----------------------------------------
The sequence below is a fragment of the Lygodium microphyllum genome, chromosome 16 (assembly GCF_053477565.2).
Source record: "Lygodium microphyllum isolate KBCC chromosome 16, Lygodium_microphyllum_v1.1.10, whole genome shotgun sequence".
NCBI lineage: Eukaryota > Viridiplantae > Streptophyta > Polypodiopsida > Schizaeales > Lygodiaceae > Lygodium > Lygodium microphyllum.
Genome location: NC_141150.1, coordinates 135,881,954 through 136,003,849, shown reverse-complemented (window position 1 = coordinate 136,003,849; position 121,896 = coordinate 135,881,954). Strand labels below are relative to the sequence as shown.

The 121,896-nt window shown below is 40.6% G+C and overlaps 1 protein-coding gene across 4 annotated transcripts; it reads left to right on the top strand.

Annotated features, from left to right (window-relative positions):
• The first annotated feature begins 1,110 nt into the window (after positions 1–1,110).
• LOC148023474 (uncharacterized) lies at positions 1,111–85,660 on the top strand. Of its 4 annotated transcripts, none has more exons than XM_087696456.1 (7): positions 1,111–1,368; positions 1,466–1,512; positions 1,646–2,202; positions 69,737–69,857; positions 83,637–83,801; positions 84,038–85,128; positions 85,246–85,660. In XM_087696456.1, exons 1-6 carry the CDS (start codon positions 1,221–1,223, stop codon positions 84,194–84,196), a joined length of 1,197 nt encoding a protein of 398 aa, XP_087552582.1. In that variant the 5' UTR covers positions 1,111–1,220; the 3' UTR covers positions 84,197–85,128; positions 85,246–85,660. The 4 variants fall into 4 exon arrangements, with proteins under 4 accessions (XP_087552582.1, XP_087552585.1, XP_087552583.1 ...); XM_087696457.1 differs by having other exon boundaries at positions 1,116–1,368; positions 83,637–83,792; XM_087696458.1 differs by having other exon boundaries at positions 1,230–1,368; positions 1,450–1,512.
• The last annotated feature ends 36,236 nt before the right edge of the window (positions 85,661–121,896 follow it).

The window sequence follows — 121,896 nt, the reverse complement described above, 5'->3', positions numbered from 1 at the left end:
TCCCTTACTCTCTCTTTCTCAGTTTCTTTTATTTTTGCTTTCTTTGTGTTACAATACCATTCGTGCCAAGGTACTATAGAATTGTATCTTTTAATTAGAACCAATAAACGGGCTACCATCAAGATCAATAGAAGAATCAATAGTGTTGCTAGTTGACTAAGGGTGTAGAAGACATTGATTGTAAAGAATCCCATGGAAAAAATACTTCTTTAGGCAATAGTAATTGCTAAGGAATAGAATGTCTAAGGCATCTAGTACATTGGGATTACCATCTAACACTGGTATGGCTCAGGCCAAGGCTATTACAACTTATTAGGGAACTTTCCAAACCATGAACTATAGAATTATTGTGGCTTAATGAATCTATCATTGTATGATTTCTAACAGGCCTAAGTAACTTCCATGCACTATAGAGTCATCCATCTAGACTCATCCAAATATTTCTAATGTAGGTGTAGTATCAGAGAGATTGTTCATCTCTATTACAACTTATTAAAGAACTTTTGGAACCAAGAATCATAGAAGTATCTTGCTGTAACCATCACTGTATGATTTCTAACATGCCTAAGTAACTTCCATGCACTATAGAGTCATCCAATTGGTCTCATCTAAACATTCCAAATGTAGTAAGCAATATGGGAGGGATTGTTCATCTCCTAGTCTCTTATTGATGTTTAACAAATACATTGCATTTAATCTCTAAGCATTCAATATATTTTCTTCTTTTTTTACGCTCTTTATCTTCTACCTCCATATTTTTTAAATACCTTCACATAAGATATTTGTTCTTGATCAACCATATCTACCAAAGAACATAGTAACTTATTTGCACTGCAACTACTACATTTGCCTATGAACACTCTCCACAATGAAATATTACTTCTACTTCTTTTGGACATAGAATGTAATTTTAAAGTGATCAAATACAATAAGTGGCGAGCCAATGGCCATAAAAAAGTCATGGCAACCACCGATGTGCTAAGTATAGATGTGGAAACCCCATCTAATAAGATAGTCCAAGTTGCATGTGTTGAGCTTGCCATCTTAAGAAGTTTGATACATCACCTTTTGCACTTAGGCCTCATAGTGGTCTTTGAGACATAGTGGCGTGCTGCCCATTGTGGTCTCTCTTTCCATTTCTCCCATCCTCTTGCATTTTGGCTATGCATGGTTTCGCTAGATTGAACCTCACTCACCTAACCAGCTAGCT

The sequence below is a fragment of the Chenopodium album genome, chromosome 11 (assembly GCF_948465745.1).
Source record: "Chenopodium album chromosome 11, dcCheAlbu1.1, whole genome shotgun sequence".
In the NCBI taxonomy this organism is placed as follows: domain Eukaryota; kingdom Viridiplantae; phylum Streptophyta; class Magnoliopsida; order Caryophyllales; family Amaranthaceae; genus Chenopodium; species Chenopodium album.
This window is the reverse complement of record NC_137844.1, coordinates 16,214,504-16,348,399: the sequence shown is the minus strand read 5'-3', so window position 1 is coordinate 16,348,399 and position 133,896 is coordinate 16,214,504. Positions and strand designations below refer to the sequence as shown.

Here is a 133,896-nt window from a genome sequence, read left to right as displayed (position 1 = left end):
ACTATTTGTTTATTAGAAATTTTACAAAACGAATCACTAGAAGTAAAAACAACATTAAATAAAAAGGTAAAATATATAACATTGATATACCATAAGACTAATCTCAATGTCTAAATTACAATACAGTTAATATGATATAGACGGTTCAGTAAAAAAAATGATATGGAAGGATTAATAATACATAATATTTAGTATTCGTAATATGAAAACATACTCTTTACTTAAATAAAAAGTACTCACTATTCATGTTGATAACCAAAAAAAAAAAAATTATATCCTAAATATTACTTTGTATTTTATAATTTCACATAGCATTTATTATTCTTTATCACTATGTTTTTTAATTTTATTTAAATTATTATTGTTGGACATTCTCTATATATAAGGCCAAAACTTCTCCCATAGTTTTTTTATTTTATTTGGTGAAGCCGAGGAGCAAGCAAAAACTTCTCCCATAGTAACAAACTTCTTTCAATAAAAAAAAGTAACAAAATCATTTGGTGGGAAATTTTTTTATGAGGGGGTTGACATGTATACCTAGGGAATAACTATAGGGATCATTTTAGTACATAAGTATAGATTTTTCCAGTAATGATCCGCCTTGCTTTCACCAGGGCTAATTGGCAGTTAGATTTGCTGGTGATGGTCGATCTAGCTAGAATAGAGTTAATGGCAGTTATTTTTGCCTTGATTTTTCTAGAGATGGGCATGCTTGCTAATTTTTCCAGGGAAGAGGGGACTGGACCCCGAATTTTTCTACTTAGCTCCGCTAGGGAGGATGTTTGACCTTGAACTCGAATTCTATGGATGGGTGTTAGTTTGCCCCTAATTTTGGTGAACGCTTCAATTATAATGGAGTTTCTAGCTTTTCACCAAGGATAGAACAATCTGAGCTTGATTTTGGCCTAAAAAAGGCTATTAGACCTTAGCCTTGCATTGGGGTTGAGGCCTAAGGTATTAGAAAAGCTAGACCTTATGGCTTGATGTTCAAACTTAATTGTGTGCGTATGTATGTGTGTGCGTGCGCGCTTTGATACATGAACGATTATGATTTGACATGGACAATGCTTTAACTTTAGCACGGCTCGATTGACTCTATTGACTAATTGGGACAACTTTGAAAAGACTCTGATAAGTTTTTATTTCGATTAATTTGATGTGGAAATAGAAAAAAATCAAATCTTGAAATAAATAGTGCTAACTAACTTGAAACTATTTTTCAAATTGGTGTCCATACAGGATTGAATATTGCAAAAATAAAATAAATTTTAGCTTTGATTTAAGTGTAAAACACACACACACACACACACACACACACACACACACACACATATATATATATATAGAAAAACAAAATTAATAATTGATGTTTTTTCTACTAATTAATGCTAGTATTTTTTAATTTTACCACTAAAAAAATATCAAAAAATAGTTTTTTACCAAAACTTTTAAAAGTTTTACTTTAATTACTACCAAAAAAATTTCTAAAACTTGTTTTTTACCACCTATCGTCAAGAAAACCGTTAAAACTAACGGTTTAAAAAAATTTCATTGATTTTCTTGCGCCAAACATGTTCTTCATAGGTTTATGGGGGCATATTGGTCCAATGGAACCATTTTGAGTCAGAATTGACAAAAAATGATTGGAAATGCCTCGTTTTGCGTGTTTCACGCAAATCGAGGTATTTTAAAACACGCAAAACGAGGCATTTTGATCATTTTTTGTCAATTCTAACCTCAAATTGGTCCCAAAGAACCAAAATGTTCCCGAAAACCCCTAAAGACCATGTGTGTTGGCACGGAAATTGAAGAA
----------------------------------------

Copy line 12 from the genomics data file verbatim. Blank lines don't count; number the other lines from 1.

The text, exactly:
The sequence below is a fragment of the Chenopodium album genome, chromosome 11 (assembly GCF_948465745.1).